The BANGKO SENTRAL NG PILIPINAS WEBSITE at http://www.bsp.gov.phÂ HAS BEEN HACKED!Â This is what our government gets when our legislators dare pass a cybercrime bill that’s impotent!
The Philippine Government has just passed a bill that effectively ends the Freedom of Expression in the Philippines.The Cybercrime Prevention Act of 2012 is the most notorious act ever witnessed in the cyber-history of the Philippines,Â and the language of the bill is cunningly designed to make you think it only applies to individuals who are deep inÂ cyber-technology and doesn’t apply to everyone, but some part of the bill basically says it can imprison anyone whocommits libel either by written messages, comments, blogs, or posts in sites such as Facebook, Twitter, or any otherÂ comment-spaces of other social media in the Internet.New technologies give us new opportunities to connect with a lot of people not only in this country but all over the world.Â They can also provide us with a medium through which our political, public and even private views can have an immediate andÂ direct impact on individuals, communities and even countries. It is just so disappointing that our government, in adoptingÂ our 80-year-old antiquated libel laws to the Cybercrime Law, again seems to have retarded our march with the rest of the worldÂ with respect to giving full force to the people’s freedom of expression.
We ask for a revision of the said bill for the betterment of the Filipino denizens.
Protect our Right to Freedom of Expression!
busabos | Anonymous Butuan | PrivateX | #pR.is0n3r
Lo0p th3 Lo0p | l4stl00k | Blackrain | Anonymous Manila
Our Kung Fu isn’t good enough yet our legislators dare pass a cybercrime bill that’s impotent! Short term solution to hacked servers? Put in place a Geo-Lookup but this blocks all visitors originating from a certain locality. The long term solution, Â set up a reverse proxy to filter DDoS attacks.
Were those congressmen and senators who voted for the passage of the Cybercrime Prevention Act of 2012,Â Â even know that a DDoS attack is almost impossible to trace because of its distributed nature? Is the reason for rushing this “hilaw” law an effort to cover their backs?
The insertion of the “libel” provision of the Cybercrime Prevention Act of 2012, just reeks of “pwede na yan” mentality:
“(4) Libel. â€“ The unlawful or prohibited acts of libel as defined in Article 355 of the Revised Penal Code, as amended committed through a computer system or any other similar means which may be devised in the future.”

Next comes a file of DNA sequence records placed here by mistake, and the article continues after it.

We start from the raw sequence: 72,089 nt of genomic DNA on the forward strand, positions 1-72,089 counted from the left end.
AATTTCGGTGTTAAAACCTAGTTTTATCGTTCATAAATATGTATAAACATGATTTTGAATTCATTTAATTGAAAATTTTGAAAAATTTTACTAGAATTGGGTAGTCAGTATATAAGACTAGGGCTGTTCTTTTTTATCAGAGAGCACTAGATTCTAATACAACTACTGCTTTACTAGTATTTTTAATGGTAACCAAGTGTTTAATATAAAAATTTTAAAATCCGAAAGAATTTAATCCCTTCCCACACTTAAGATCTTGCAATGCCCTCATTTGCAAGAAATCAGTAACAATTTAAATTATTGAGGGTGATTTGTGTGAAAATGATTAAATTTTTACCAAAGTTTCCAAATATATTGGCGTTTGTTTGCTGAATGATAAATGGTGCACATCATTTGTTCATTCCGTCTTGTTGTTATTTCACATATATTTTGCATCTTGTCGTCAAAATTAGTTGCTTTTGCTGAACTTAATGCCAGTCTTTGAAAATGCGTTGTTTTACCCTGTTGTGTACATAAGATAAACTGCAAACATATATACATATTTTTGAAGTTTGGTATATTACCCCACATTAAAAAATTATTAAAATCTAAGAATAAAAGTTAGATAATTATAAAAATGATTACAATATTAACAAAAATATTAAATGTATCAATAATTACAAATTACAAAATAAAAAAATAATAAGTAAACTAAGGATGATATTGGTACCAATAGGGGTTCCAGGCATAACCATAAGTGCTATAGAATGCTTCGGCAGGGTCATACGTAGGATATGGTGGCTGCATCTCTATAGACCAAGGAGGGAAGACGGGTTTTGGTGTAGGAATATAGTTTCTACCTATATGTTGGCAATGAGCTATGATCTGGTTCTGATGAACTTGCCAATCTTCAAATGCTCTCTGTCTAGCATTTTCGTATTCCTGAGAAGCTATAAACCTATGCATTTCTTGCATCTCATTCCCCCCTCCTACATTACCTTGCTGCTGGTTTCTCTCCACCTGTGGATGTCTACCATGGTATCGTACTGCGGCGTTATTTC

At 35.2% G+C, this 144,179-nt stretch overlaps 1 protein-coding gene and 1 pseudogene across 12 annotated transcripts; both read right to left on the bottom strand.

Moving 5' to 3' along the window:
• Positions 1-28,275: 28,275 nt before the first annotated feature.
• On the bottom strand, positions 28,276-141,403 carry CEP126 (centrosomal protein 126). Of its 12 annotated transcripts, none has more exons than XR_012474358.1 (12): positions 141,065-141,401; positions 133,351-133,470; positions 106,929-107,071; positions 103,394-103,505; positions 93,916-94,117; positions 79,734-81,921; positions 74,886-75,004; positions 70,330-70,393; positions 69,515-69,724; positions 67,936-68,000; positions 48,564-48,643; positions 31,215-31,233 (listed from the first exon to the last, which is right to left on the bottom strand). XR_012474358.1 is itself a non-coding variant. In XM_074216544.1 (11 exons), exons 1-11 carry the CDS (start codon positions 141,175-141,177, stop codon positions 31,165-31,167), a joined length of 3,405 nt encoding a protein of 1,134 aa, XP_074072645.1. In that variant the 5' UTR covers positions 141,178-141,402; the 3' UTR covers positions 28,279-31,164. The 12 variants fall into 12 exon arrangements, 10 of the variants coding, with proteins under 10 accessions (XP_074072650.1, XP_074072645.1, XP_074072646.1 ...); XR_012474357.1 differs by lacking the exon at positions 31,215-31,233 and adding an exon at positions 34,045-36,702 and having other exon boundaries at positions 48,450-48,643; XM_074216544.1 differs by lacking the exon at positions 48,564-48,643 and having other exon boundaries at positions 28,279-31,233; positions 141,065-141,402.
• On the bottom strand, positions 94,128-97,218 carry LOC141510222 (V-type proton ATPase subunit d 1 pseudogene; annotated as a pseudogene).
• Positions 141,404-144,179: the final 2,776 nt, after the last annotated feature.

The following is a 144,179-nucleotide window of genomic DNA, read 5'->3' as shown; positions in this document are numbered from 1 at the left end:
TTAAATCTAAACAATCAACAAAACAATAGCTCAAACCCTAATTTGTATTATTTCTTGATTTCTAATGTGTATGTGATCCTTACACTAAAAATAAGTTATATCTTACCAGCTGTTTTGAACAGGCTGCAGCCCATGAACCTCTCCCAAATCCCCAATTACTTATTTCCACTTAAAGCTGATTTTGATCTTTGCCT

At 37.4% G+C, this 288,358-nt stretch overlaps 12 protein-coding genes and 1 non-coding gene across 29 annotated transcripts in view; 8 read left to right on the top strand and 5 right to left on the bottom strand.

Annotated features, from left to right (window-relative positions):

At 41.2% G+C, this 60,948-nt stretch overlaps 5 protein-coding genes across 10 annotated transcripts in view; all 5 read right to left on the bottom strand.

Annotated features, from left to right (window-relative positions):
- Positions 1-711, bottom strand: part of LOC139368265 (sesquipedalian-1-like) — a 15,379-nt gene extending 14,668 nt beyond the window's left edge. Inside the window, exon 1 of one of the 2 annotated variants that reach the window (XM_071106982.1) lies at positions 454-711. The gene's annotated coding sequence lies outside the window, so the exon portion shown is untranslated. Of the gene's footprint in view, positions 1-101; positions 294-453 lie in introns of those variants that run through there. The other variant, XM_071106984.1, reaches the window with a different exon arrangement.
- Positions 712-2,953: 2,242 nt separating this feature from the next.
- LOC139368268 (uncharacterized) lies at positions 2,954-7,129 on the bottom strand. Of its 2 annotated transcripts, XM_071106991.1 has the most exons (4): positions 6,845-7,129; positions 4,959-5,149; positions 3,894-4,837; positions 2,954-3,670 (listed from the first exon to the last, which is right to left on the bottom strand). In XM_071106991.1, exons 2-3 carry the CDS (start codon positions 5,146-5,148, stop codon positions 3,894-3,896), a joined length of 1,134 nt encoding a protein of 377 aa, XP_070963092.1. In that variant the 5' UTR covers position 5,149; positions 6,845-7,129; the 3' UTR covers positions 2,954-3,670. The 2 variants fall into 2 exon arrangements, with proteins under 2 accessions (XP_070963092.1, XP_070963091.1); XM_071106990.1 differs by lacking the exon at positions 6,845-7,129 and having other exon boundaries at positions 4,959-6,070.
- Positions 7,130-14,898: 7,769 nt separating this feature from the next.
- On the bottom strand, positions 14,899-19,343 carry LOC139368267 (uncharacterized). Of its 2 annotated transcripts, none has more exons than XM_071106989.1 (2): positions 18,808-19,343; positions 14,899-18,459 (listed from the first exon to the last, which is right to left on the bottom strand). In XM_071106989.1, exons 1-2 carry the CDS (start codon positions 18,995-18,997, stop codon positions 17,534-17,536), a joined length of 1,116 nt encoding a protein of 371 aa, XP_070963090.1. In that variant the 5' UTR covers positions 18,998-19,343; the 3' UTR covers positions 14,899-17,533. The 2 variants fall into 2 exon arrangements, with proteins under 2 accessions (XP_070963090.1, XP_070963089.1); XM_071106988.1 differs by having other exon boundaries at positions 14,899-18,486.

Libel is a crime against honor as defined by law, but how would one measure honor especially with a politician whose got not much to show for except that protocol address as “Honorable” Senator Kumag, “Honorable”Â congressman Buwaya, “Honorable”Â Councilor Epal and so on and so forth.
And how would one define what is malicious online? Would the literary style of Professional Heckler, be defined as one? If one is aware of what parodies are , then that’s how one will take it. Just take this hilarious excerpt during the impeachment trial:
“Presiding Officer Kris Aquino (PO Kris):
Ladies and Gentlemen of the Senate and our beloved countrymen,
Today, we begin to perform a solemn task that the sovereign people, through the Constitution they ordained, have reposed upon us, the Senators of the Republic. We convene as a body of jurors to try and render judgment on theâ€¦ Gosh this is too serious. Can we just shorten this opening statement? Masyadong mahaba eh, sayang ang oras! May shoot pa ko later tonight. Basta pangako ko, Iâ€™ll be fair kahit brother ko ang presidente. Kung ayaw nâ€™yong maniwala, care bears! Aha-ha-ha. â€˜Yon na â€˜yon! Care Bears! Introduce na lang yourselves. Sige na. Wait, para maka-relate ang viewers, â€˜yong prosecution, Team Edward sila. â€˜Yong defense, Team Jacob naman, ok? Letâ€™s have Team Edward first. Go!”
Should it be the Professional Hecklers’ problem, if some “educated” people just can’t get a literary style and would rather take it personally?
Most of all, how would “Proof of the truth” be established? What amount of pinging an I.P. would secure a sure information? A subpoena isn’t enough to confirm if an account was hacked and the owner of a said account is indeed liable for a libelous post. Would most Public Attorneys go to such extreme to defend a client just to prove innocence? I wonder if those in the judiciary who voted for this law are even knowledgeable of the difference between a DoS and DDoS?
Yet another face palm on the legislative branch.
What’s the ulterior motive on EXPEDITING the CYBERCRIME LAW when the FREEDOM OF INFORMATION ACT is what is most needed for that elusive “Tuwid na daan”?
So please, Filipino citizens, I IMPLORE YOU, 2013 is coming – STOP ELECTING politicians who are more dependent on their staff for work mandated to them. LET US PUT A STOP TO MEDIOCRACY.
LET US NOT DEPEND ON WHAT THE EYES CAN SEE, THE INTERNET HAS A PURPOSE OTHER THAN SOCIALIZING- DIG INFORMATION AND ARM YOURSELVES WELL!
ELECT ONLY THOSE WHO WORK FOR A CAUSE, NOT FOR APPLAUSE!
Mike is the author of “Minsan may Isang Puta”, an allegory which has been circulating since 2004 and with over 50,000 likes and shares in social media alone. It won a film grant in 2010 to be included in the multi-narrative Indie film “Ganap na Babae” (International title: Garden of Eve). The teaser, reviews and commentaries are here. The movie was honored as Cinemalaya 2010’s opening film and has won international and local recognition.
The royalties from the initial 150 copies of Mike’s first sole-authored book, The Dove Files, went to a Project Malasakit scholar who graduated Cum Laude in April 2013, the rest was also paid forward to baby Mark who underwent a liver transplant in March 2013.
Part of the royalties of the “Minsan may Isang Puta” book at Barnes and Noble Online goes to support the education of a young Yolanda survivor taking up B.S. Accounting at U.P. Tacloban.